Content Security Policy (CSP) is a security feature for web applications that can protect websites and users from cross-site scripting (XSS) and data injection attacks.
When you visit a web page, your browser usually reads out of the pages itself, as well as lots of other content - external images, scripts, pages embedded via iframe, etc. Examples of these are popular buttons for social sharing (Google +1, Facebook Like ...) Google Analytics, discussions on third-party articles, etc. Here's all right because if you've put these elements on your site on a voluntary basis, you probably agree to uploading them to your site.
Unlike the script hosted on https://apis.google.com, it downloads it, and the problem is in the world. The only one, who knows where to retrieve external resources, are you the site administrator, and this is what the CSP just mentioned.
CSP works on the principle that using a special Content-Security-Policy HTTP header, you specify a policy for where to upload resources. Let's show it straight on the example. If the web page together with the answer returned this:
Content-Security-Policy: script-src 'self' https://apis.google.com;
so the above malware script problem could not be jeopardized because the browser makes scripts only from https://apis.google.com and from itself ('self'). Another example might be:
Content-Security-Policy: font-src 'none'; img-src 'self' https: //*.domain.com;
Here we have determined that the fonts will not be uploaded to the site anymore, and we will get the images again only from ourselves and from any subdomain of domain.com via HTTPS.
If you want to define where the individual elements can be uploaded, you have several options. The first is direct definition:
https://domain.com - Only from domain.com using HTTPS
https: //*.domain.com - only from any subdomain of domain.com using HTTPS
domain.com - from domain.com using any protocol
*: //domain.com: 81 - any protocol from domain.com and port 81
https: - from anywhere but using HTTPS
You can use the wildcard operator instead of the log, the rest of the domain or port. Additionally, different keywords are specified instead of exact locations:
* - record sources from anywhere
, None '- sources cannot be recorded anywhere
, Self '- only by itself (the same protocol, domain and port)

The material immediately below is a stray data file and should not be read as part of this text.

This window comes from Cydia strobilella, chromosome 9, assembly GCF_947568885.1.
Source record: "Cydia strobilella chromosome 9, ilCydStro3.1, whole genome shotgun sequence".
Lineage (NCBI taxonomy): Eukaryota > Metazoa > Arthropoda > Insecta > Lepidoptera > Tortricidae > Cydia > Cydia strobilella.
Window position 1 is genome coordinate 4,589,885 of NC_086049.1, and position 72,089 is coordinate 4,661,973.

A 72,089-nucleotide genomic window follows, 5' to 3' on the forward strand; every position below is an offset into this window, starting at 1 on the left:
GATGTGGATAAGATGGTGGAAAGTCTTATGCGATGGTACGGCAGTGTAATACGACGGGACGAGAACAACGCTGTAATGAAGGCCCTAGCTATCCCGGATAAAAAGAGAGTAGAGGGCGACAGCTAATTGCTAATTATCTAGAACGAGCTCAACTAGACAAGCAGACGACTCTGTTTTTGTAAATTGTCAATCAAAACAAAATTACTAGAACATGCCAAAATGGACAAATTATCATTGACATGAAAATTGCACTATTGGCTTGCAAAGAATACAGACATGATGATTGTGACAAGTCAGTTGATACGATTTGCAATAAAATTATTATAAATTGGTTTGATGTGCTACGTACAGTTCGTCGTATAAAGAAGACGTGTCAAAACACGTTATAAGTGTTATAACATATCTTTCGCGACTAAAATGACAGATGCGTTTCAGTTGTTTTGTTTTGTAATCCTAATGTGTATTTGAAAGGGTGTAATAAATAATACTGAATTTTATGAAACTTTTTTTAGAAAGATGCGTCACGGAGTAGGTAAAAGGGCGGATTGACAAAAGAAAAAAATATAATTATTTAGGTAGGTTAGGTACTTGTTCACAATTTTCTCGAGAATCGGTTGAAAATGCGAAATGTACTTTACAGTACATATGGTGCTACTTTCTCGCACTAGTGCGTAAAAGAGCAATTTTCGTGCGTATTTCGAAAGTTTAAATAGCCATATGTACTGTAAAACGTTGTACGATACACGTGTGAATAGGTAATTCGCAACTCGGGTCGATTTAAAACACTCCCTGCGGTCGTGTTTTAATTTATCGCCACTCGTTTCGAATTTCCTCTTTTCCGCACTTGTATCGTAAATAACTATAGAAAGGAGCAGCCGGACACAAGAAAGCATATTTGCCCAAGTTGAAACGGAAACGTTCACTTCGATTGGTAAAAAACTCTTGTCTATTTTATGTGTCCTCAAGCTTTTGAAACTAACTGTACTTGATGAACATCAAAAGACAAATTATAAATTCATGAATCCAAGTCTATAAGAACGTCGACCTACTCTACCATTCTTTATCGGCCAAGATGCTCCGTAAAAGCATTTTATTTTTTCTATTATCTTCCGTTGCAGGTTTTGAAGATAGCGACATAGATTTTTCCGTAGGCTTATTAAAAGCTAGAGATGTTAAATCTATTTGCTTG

, Unsafe-inline '- allows inline resources such as scripts and styles (to be discussed later)
, Unsafe-eval '- the same as inline but for the eval ()
So far, we have met the script-src, img-src, and font-src directives. Their complete list can be found, for example, on the Mozilla Developer Network. However, there is one exception, which is the default-src directive, which serves as the default value for all other directives unless specified. For example, here:
Content-Security-Policy: default-src 'self'; script-src 'none'; img-src *; media-src https://youtube.com;
We have set the default policy to 'self', which means that, for example, fonts (which are not specified here) can only be read by themselves. Additionally, we have disabled all scripts, images can be uploaded from anywhere, and media (audio/video) can only be inserted from YouTube over HTTPS.
The syntax is quite simple. After the Content-Security-Policy header is listed: always followed by a directive and an arbitrarily long list of sources separated by spaces and ending with a semicolon. If you give one directive multiple times:
Content-Security-Policy: script-src domain.com; script-src google.com;
This will ignore the other and so it will not be possible to run scripts from Google. The right option is:
Content-Security-Policy: script-src domain.com google.com;
If you do not have access to a web server and cannot set HTTP headers, of course you can use the meta tags:
The user will be redirected to a phishing site that may look exactly like the template and ask for login information. A less experienced user does not have to notice this and thus comes to an identity.
CSP solves this easily and elegantly - all inline scripts are forbidden. All you have to do is modify the web page so that everything is downloaded from external files. If it's not a large project, it's not that much of a problem, and more or less it's "best practice" - it's easier for caching, the web is more readable for other developers, the code can be optimized,
If you cannot get around with inline scripts for some reason, here is the option to set 'script-src' and 'style-src' as 'unsafe-inline'. This allows inline scripts to come up with one of the biggest CSP benefits. Indeed, inline scripts are quite common and can sometimes not be circumvented without them. Is there no compromise between total prohibition and risk clearance of everything? Yes, there is.
The first option is the so-called nonce. In this case, the CSP header could look like this:
Content-Security-Policy: script-src 'self' 'nonce-KIOdfLfdosfoDKlksdf'
Any script on a page to be executed must contain the same nonce (referred to as tag script parameter):
Sign up now